RISCBOT

A WWW Enabled Mobile Surveillance and Identification Robot

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ARCHITECTURE

  1. Hardware Design
  2. Navigation Module
  3. Image Processing Module
  4. The Web Interface

 

1. Hardware Design - Pro Engineer (ProE) was used to design and visualize various configurations of the robot in the initial design phase.. The best design was selected based on stability criterions, speed, floor clearance and appearance.  The robot frame is built with T slotted aluminum extrusion rods to allow for a modular structure.  A differential drive mechanism has been implemented with two 4” wheels and a caster wheel for support. Two 12V dc servo-motors (Pittman) drive the wheels. ATM 103 MCU, inverter (purchased off the shelf), 12V Panasonic SLA battery are mounted on a ¼“ acrylic sheet. The PC cabinet housing the WLAN card and NM 6403 DSP board is mounted on top of the base. Three ultrasonic sensors, two Logitech cameras and a NTSC camera are mounted on the PC cabinet. Figure below shows the initial mobile base design.

 

  1. controller : ATMel’s atm103 + PC

  2. dsp                   : module research centre’s neuromatrix nm6403

  3. drive              : 12 V dc servo motor(pittman)

  4. wireless       : 3COM Wlan card

  5. power            : 12V panasonic sealed lead acid battery


2. Navigation Module - The robot waits till it receives information from the server. Once it receives a command from the server it starts searching for the requested room. Figure displayed below shows the navigation module.The robot navigates along the left side of the corridor. With the help of ultrasonic sensors, the robot maintains a distance of 45 – 50 cm from the left wall. If the robot gets closer, it turns right, if the robot gets farther away, it turns to its left and if its within the range of 45 – 50 cm, the robot moves straight. If there is a wall in front (i.e. near corners), the robot turns right. 

     The image processing program checks for doors continuously. Once the program detects a door, it signals the MCU to stop the motors. The PC signals the NM6403 DSP board to check for the room ID. If the room ID matches the request, the robot stops. If not, the robot continues moving till it finds the desired room.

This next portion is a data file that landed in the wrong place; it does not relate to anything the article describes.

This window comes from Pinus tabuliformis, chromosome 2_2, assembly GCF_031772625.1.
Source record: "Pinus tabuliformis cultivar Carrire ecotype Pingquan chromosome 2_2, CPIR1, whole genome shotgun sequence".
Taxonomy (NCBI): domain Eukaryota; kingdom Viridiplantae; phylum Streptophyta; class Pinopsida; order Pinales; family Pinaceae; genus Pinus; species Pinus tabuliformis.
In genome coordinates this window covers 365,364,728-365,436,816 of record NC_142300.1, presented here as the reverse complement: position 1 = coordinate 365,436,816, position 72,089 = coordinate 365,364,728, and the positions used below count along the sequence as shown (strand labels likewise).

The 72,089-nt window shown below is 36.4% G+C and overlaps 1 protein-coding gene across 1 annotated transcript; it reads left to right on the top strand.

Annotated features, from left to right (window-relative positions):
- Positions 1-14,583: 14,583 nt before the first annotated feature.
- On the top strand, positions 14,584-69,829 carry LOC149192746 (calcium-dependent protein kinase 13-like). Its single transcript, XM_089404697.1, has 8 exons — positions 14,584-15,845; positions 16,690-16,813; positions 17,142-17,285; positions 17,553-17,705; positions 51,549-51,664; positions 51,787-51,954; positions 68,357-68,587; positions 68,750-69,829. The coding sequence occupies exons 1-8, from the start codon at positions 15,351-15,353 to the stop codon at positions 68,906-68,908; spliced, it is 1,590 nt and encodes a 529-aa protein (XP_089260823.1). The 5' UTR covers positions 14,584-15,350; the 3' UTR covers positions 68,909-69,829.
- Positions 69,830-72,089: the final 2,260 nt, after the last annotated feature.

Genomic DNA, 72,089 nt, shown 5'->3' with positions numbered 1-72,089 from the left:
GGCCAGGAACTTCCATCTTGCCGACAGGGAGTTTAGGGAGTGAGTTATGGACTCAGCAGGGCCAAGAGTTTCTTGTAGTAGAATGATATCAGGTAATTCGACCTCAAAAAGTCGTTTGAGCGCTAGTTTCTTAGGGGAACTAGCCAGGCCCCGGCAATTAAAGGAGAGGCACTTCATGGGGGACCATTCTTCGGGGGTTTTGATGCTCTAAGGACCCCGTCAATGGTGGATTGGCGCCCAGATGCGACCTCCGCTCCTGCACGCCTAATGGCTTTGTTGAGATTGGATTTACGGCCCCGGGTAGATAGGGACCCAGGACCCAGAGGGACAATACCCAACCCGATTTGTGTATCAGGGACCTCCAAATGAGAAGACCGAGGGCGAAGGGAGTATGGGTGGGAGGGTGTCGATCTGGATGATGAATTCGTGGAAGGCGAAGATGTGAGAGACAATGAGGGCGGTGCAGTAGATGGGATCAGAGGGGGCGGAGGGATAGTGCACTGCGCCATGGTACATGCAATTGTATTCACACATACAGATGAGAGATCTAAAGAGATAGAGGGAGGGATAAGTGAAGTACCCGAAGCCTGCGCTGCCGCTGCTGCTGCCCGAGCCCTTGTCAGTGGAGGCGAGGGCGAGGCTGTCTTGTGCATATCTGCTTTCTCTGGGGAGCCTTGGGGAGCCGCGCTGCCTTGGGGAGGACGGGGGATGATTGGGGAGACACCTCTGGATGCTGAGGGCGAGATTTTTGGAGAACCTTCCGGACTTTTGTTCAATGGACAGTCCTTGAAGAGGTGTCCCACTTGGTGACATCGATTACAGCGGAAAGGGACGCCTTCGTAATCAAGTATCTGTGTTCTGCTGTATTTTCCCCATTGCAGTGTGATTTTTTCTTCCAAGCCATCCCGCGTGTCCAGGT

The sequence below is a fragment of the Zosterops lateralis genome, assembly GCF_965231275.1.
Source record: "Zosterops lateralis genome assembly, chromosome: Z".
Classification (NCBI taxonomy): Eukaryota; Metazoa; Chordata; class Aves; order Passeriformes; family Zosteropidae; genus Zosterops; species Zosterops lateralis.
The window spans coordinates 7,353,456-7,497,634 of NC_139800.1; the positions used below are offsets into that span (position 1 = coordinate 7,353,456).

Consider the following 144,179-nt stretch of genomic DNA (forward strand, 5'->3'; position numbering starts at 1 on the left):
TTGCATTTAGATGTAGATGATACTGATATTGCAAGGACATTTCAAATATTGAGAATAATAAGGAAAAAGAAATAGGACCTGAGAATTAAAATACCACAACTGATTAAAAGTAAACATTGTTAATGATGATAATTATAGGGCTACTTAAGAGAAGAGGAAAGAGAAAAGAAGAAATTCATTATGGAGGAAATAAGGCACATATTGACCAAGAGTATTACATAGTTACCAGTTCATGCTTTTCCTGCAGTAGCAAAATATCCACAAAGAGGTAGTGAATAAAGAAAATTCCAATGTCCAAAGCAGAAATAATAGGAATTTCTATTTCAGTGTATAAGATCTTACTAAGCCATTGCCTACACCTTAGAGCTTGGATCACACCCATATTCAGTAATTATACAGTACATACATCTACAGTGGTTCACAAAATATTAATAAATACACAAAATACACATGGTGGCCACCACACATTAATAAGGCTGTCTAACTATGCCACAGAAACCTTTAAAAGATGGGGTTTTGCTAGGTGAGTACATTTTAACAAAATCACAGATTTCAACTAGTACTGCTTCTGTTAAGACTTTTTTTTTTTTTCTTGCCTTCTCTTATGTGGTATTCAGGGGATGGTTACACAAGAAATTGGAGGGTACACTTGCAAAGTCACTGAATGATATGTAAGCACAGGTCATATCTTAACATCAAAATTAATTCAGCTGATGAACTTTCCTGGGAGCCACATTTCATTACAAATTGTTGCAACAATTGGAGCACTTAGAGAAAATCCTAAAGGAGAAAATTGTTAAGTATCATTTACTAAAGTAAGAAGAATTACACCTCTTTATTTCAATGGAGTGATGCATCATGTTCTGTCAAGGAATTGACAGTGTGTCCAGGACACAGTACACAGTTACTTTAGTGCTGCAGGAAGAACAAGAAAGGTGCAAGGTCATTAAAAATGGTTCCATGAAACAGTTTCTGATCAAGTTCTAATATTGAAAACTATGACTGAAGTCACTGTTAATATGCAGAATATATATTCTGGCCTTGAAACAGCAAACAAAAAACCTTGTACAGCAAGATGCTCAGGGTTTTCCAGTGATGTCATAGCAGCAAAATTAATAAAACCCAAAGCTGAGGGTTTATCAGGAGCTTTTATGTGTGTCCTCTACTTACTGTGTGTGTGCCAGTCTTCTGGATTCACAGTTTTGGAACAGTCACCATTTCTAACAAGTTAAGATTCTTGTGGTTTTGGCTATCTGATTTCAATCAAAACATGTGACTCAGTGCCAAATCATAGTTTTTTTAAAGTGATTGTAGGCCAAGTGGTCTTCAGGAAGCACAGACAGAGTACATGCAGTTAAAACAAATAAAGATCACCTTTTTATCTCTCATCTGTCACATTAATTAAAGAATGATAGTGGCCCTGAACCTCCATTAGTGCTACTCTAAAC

There is very close interaction between the navigation module and the image-processing module.The image processing program checks for doors continuously. Once the program detects a door, it signals the NM6403 DSP board to check for the room ID. If the room ID matches the requested ID, the robot stops. If not, the robot continues moving till it finds the desired room

 

 


3. Image Processing - RISCBOT uses a light-variation independent algorithm to process its images. In addition, various computationally fast and reliable algorithms are implemented to detect edges and obstacles in the vicinity of the robot. This module is programmed in MATLAB. Images from the camera are captured on the run using the vcapg2 utility [7], since MATLAB 6 does not have native support for the USB port. Images are captured at a resolution of 352 x 288 pixels. The auto gain for the camera is turned off so that all the images are captured with a constant gain.

 The program maintains an internal count for the doors encountered, to utilize if the door recognition algorithm fails. In addition, adequate measures have been incorporated so that when more than one image of the same door is captured; the robot does not treat them as two different doors.  Once a door is recognized, the control is passed to the Recognition Module in order to recognize the door.


4. The Web Interface - The web-interface is an integral part of the RISCBOT's architecture. This module ensures that the system is accessible to anyone with a graphical Internet browser. With a few click of the mouse users can control the position and movement of the robot, and receive visual feedback from the robot’s onboard and ceiling cameras.

A real time video feedback is provided as the robot broadcasts video while moving. The feedback is implemented using Microsoft Media Encoder. This video can be seen on the Top view window and the camera view window. The top view window shows the video feedback from a network camera mounted on the ceiling. This helps the remote user visualize the exact position of the robot and issue any further commands if needed. The camera view window provides the user with virtual presence in the corridor. The robot encodes the images captured and broadcasts it on the web. The figure below shows a view of the web interface while the robot is navigating.